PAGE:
Five Notes on a String: February 3rd, 2012

  • One of the most endearing aspects of cheering for one specific basketball team is the relentless optimism of the beginning of a season; almost as pleasant is the ephemeral breeziness of a season lost once mathematically eliminated from playoff contention. No, the true misery lies with those stomach-churning, disemboweled-thanks-to-all-of-the-gut-wrenching followers of teams on the brink; on the brink of the one seed, of the playoffs, of the ability to completely humiliate and degrade a team’s rival, the pain afflicts those who have something to lose. Suddenly, Rockets fans find themselves back in such murky waters, facing the frustrating reality of logistics, as in, “Who in the hell can the Rockets logistically beat out for a playoff spot?” According to John Hollinger’s Playoff Odds, not many teams. Having had the 12th easiest schedule entering Friday’s play, the Rockets’ strength of schedule surely will increase in upcoming months, with a lot of those games coming against our most virulent rivals for these playoff spots: the surprise monsters of the Northwest (Utah and Portland) and every other team in the Southwest. In fact, the new month will bring with a great deal more crushing, horrifying certainty with two games against Utah, two against Memphis and one in Portland; if there were ever a time to see the Rockets show their mettle, this would be it. Yeah, I remember this feeling, a constant tension after every win, too ready for the other shoe to drop, or a dejected, slow gaze downward after every loss, sure that all of the other teams are having more fun without your team in the playoff hunt. Yup, the playoffs, or at least the promise of them, have returned to Houston; I’m going to need some TUMS.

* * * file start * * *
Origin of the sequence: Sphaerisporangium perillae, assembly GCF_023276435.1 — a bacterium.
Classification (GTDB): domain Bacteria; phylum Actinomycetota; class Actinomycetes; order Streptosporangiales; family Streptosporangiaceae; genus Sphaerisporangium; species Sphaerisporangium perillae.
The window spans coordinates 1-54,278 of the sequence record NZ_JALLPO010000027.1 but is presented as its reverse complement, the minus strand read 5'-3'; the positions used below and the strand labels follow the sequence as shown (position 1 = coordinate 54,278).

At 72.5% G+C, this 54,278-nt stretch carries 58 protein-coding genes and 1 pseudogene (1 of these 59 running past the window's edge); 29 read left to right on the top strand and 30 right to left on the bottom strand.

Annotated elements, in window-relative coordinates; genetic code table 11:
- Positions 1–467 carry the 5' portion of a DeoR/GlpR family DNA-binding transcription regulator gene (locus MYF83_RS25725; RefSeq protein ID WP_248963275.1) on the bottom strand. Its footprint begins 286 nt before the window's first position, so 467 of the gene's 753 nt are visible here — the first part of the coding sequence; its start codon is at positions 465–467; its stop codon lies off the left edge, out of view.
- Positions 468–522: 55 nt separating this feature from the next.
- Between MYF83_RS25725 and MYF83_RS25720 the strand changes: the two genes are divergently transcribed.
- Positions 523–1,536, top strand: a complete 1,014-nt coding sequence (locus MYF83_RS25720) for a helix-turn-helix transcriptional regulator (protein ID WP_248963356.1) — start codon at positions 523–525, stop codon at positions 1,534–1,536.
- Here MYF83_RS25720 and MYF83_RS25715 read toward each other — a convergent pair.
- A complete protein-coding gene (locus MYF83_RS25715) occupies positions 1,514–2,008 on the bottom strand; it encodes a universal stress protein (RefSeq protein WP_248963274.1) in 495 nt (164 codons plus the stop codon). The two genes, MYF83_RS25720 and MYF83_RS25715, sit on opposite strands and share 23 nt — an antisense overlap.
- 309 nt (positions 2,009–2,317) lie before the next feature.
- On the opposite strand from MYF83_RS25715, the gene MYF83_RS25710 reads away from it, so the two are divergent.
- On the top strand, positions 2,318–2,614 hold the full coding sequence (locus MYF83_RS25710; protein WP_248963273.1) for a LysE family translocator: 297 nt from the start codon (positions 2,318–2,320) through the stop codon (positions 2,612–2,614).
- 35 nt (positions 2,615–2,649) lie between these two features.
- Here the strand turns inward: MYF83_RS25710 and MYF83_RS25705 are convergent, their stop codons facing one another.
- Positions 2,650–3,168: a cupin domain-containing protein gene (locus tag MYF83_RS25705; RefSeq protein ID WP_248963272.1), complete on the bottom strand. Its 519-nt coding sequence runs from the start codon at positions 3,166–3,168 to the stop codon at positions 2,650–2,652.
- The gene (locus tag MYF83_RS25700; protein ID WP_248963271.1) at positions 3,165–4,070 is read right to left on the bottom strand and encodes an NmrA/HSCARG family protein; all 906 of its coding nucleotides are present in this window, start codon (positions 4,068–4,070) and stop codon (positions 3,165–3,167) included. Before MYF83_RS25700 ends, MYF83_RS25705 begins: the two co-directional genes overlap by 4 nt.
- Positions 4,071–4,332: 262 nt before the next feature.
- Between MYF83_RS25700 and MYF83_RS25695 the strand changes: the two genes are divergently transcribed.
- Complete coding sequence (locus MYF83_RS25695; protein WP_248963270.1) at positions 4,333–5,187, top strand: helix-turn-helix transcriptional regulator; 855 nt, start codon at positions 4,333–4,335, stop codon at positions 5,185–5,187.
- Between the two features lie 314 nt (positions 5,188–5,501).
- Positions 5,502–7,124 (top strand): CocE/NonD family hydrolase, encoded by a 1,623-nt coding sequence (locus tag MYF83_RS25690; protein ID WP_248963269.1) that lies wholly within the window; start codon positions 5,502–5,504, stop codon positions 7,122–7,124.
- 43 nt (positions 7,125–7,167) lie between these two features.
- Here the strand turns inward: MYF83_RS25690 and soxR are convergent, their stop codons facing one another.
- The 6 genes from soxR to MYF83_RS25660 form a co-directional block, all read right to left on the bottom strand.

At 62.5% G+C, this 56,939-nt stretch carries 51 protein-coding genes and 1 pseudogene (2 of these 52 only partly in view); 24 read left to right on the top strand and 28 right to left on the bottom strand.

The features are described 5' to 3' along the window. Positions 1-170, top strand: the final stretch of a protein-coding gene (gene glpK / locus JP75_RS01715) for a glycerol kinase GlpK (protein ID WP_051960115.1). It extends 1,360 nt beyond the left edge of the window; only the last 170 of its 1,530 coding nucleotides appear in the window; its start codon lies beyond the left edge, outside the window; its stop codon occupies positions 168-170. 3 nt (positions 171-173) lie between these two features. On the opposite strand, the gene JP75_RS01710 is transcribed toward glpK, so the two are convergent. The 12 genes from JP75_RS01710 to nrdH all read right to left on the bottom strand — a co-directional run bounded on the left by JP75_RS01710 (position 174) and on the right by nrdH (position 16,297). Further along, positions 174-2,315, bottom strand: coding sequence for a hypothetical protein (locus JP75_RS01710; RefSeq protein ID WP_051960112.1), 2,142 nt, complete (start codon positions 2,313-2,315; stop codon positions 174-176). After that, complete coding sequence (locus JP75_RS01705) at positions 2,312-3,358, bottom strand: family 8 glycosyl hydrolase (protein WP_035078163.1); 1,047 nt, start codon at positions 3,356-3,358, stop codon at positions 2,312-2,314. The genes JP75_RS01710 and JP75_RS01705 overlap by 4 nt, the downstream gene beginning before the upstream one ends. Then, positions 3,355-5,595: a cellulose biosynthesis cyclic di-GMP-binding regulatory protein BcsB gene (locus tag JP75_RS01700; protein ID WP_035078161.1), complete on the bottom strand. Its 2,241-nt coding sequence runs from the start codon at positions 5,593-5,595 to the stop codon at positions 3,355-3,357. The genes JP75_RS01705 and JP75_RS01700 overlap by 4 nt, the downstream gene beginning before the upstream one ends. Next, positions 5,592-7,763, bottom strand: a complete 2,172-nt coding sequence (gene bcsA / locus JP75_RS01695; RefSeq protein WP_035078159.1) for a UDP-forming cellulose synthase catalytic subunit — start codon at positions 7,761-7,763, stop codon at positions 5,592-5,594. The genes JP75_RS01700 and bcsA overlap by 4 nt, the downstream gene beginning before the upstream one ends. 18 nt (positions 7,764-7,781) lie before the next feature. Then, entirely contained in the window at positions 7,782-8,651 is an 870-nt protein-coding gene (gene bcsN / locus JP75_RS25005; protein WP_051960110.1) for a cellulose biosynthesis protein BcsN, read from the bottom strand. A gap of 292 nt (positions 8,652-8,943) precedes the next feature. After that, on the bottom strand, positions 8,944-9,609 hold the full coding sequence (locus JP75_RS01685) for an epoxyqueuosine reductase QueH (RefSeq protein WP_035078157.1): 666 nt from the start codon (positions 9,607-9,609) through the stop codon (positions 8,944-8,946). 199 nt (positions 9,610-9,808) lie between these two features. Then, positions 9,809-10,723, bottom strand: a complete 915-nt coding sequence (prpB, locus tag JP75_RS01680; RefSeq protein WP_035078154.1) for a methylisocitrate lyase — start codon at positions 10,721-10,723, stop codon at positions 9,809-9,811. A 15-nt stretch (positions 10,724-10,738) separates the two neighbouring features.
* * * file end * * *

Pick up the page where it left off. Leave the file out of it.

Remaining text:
• So Eric Todd and I were staring in dumbfounded awe at the entirety of Monday’s Clippers victory over the Thunder, from the 80-second-machine-gun-fire of threes to Blake Griffin’s destruction of al that is good and right over the outstretched arms of Kendrick Perkins’ exiting soul. The latter of course provoked a discussion of the best dunks seen live by the two of us, a dull talk to the say the least (though I think I’m all about LeBron’s full extension in Game 4 against the Celtics in the 08 semifinals), but one that led to much more fascinating gibberish: whether today’s players jump higher than past ones, an assumption I had simply taken as fact long ago. Generally, I firmly preach against the kind of “things done changed” blanket-statements like this one, firmly believing more in the concept that nothing changes in history but the names (the phrase “Kids these days…” is both a perennial punchline and annoyance in my life); still, the differences in body types and established workout regimens seem so vast when compared to those of the 80’s and even 90’s that the idea that these gods among men fly higher than those deities doesn’t really seem all that far fetched. Without reliable data on vertical leaps of NBA players in the past, actual empirical evidence might be missing here, but I don’t know. You guys should be the judges.